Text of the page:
High-profile opinion and commentary about the value of nutrient supplementation, whether directed to the general public, or health professionals is in bountiful supply, and just keeps coming. To some extent, the cadence of such commentary may be likened to the swing of a pendulum: excesses of support (primarily from those marketing supplements) are followed by excesses of opposition (that toss out the baby with the bathwater), until the extremes of action and reaction settle toward a more temperate middle ground.
But there is a surprising deficit in nearly all of this commentary, and it’s not so much an expert answer, as an obvious question: nutrients, supplemental to what?
The very word “supplement” clearly denotes “in addition to,” rather than something that stands on its own. The whole idea of supplementation is meaningless without accounting for what is being supplemented.
The answer is as obvious as the question is neglected: diet. Nutrient supplements are intended to “add to” the nutrients we get from what remains the principal, and until very recently in history was the only, place to get nutrients: food.
Perhaps one of the reasons this question is neglected is because we have often treated supplements as substitutes, and that is certainly a mistake. While I believe the case is strong for judicious use of nutrient supplements, there is no evidence at all that any combination of supplements can do for health what diet and lifestyle can do. What I have previously termed supplemenstitution is potentially a tendency of both those selling supplements too aggressively and implying they can do far more for health than has ever been proven; and those buying them in the hope that the ease of taking a pill can replace the benefits of eating well, being physically active, getting enough sleep, managing stress, and so on. But no pill can do any such thing, so let’s just get it out there: healthy living – there is no substitute!
There is, though, another potential reason why “supplemental to what?” has mostly fallen out of the dialogue about nutrients, and that’s the difficulty in determining the nutrients people are getting from food. Dietary intake assessment methods, like food frequency questionnaires, and diet diaries, are tedious, time-consuming, and labor-intensive. They are certainly not a step manufacturers would pitch, or consumers would tend to practice, before choosing supplements.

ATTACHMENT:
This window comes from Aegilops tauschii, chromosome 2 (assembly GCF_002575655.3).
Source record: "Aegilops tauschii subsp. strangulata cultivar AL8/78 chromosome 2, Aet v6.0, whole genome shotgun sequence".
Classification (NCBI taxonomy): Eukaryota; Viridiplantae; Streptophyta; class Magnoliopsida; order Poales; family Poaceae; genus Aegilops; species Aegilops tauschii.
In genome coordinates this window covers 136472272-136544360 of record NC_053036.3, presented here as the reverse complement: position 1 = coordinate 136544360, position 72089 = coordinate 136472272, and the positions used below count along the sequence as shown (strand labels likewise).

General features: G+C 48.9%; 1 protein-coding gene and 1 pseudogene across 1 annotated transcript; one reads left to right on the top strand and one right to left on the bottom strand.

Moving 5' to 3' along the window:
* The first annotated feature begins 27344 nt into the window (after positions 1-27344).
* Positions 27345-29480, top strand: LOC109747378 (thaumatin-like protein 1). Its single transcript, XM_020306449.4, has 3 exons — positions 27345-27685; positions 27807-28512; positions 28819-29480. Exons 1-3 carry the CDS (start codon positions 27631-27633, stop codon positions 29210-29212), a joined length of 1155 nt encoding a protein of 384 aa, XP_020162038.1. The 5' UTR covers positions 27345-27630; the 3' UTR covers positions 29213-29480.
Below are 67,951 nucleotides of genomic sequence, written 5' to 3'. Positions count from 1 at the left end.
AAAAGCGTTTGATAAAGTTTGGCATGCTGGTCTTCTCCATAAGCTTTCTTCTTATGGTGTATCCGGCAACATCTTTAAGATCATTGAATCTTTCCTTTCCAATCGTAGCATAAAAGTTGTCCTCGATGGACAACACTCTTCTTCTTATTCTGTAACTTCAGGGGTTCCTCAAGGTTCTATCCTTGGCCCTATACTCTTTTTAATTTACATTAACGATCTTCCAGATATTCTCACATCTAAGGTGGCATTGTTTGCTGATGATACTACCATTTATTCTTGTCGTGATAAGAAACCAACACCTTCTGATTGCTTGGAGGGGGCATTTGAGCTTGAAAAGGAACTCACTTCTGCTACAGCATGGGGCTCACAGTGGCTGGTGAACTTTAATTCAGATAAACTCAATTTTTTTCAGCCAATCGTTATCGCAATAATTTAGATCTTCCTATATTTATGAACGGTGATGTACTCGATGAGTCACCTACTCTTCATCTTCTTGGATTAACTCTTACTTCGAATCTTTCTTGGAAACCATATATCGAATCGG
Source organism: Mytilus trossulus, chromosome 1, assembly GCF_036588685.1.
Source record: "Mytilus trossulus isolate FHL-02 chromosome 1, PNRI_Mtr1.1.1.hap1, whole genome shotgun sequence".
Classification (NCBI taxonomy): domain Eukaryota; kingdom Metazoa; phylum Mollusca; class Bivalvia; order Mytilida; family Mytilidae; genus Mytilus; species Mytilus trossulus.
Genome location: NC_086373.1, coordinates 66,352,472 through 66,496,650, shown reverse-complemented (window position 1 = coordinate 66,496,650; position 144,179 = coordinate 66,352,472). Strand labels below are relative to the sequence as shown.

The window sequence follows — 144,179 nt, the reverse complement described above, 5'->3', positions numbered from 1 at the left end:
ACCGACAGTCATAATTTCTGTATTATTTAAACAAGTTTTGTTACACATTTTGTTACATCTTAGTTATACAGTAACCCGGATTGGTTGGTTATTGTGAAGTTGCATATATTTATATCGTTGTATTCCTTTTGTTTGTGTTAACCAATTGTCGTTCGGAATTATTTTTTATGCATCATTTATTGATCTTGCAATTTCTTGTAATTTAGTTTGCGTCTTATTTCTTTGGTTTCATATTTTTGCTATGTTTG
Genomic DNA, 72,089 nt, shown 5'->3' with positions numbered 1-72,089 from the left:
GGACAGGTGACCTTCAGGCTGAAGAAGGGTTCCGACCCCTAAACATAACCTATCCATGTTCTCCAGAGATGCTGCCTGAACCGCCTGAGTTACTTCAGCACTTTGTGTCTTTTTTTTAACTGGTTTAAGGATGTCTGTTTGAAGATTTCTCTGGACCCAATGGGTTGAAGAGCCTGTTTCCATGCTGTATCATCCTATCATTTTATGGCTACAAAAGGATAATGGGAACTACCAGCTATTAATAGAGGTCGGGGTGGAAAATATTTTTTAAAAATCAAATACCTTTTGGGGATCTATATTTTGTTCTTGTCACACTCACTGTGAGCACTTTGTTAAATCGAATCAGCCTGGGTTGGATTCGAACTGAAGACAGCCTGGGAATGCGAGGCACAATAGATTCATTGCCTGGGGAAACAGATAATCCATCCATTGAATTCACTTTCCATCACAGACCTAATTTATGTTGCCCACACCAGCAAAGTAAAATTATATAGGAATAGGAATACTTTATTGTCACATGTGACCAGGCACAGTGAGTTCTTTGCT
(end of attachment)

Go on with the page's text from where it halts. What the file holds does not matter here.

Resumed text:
Fortunately, that can change. I happen to have inside knowledge on this matter, because I invented a new method of dietary intake assessment and founded a company to develop it. The DietIDÔ method can establish a baseline dietary pattern, and approximate levels of roughly 150 nutrients, in less than a minute, and on a mobile device. I am not writing to promote it to you- merely to point out that new methods are needed to make “supplemental to what?” a question we can both ask and conveniently answer, and those methods are coming.
This is also, in my view, the right way into considerations of “personalization.” That is a salient theme in modern medicine, and is attracting the attention of supplement manufacturers, too. Knowing that consumers want personalized prescriptions, supplement makers are shopping the new-age means of customizing clinical care: tailoring based on genetic profiling, metabolic markers, and variations in the microbiome, to name a few. But while all of these measures are still in their relative infancy, with uncertain implications for nutrient supplementation, the relevance of nutrient intake from food to supplementation is both obvious and mature. That, in fact, is where the study of so-called “micronutrients” began: as an approach to redressing any gaps left by diet. Perhaps we are poised to go back to the future.
There are a few other important considerations that tend not to get the attention they deserve as the pros of supplementation are aired by proponents, the cons by opponents. The benefits of supplementation can be real, but very hard to prove. Consider, for instance, attempting to show that omega-3 fats are good for the heart. How would you do it?
You might randomize healthy people to omega-3s or matched placebos, but just think of how many people you would need to enroll, and how long your study would need to be, before that one difference translated into a measureable difference in the rate of, say, heart attacks. So, instead, you might do the same in people with heart disease, where events happen more often, and you thus need fewer people and less time to show a change. But now, the participants are all taking state-of-the-art medication, so the observable effects of nutrients are limited to what is “left over” to fix, after drugs do all they can. After all, it would be unethical to withhold drugs known to be effective while hoping nutrients can do the same job. The result is that real, and even potent therapeutic effects of nutrients, can be very elusive for a long time.